Chance to shape the future of healthcare

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A consultation has been launched into the biggest healthcare shake-up in Scarborough in recent years.

The 12-week consultation by the NHS Scarborough and Ryedale Clinical Commissioning Group (CCG) will give the public chance to have their say on the future of urgent care services in the town.

Castle Health Centre .Picture Richard Ponter 134720c

Castle Health Centre .Picture Richard Ponter 134720c

Urgent care is classed as care for a sudden illness or injury that needs to be treated fast and without an appointment, but is not considered to be a 999 emergency.

The urgent care services currently provided in the Scarborough and Ryedale area include the walk-in service at Castle Health Centre, Minor Injuries Unit (MIU) at Malton Hospital and the GP out-of-hours service which is available in both areas between 6.30pm and 8.00am.

Around 3,000 patients access urgent care services in Scarborough and Ryedale every month.

Health bosses say the review aims to improve patient experience and ease pressure on busy accident and emergency departments.

Under the proposals, the current services would be replaced by two new urgent care centres, with one in Scarborough and one in Ryedale.

These centres would provide urgent care services to patients around the clock, with access 24 hours a day, 365 days a year. It is hoped that the new service will launch in Spring 2015.

Dr Omnia Hefni, local GP and urgent care lead for the clinical commissioning group, said: “We have so far developed an outline of an urgent care service that we believe will make it easier for patients in need of urgent care to access the right care, first time.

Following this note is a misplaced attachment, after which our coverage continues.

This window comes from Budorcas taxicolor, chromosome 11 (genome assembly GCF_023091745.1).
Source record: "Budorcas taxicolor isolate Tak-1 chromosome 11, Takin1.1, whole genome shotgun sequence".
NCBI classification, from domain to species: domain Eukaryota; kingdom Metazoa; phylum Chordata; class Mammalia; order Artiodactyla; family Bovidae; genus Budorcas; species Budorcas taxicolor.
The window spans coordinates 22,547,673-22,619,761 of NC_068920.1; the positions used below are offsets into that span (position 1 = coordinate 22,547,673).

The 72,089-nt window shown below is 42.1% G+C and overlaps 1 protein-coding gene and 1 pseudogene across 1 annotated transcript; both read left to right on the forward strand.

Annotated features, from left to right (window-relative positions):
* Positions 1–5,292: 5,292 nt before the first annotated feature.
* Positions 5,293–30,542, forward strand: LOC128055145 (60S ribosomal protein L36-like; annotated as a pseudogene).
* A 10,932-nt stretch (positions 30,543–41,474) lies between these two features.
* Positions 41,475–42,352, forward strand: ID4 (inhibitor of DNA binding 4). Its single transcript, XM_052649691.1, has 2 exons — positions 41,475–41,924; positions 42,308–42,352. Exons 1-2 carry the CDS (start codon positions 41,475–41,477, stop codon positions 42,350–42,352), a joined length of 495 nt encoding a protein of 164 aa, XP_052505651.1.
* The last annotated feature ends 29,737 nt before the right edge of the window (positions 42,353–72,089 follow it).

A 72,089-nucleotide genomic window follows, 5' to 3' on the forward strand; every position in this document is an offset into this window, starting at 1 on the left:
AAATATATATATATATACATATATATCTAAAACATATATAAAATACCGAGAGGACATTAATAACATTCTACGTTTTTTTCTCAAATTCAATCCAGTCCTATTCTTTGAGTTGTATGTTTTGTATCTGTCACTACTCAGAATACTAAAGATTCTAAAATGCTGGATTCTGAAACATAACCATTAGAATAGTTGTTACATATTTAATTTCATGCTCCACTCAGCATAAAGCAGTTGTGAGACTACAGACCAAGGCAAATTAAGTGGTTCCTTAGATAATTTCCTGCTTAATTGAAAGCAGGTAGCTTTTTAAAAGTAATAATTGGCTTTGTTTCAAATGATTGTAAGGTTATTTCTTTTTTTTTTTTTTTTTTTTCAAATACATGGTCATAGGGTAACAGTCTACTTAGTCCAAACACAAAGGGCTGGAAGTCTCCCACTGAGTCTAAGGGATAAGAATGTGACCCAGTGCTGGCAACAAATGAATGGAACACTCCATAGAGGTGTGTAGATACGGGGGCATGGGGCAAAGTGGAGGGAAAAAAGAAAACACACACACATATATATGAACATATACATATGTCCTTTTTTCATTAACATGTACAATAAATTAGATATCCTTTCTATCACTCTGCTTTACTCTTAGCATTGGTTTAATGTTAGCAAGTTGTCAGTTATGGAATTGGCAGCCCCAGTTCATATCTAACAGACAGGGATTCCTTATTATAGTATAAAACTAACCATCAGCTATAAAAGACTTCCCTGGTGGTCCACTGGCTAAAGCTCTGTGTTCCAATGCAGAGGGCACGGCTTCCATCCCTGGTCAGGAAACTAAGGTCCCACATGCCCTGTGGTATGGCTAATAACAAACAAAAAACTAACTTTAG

“However, as our plans are still only an outline at this stage, we are inviting members of the public to help us develop them further to ensure the end result is a service that meets their needs.

“We are aware of issues with patients knowing what services exist for urgent care needs which can lead to inappropriate use of emergency services.

“This not only results in increased pressure on ambulance services and A&E departments, but can also result in poor experiences for patients from having to wait a long time to see a doctor.

“Also, two of the main contracts for existing urgent care services, which are the GP out-of-hours service and the walk-in service at Castle Health Centre in Scarborough, are due to expire in 2014.

“This means we have an ideal opportunity to look at what patients value about the current urgent care services and identify whether there are any areas for improvement.”

There are a number of ways for local residents to hear about the proposals and have their say, including a number of events scheduled to be held from February.

These include: Thursday February 20, 7pm, The Street (top of William Street car park), Scarborough; Wednesday February 26, 7pm, Ryedale District Council, Malton; Wednesday March 5, 2pm, Eastfield Community Centre; Thursday March 13, 7pm, Evron Centre, Filey.

A document and survey, titled “Right care, first time” is available from local health services and online at

There is also a video about the review.

Dr Peter Billingsley, who is leading the project alongside Dr Hefni, added: “We want to give people as many opportunities as possible to get involved.”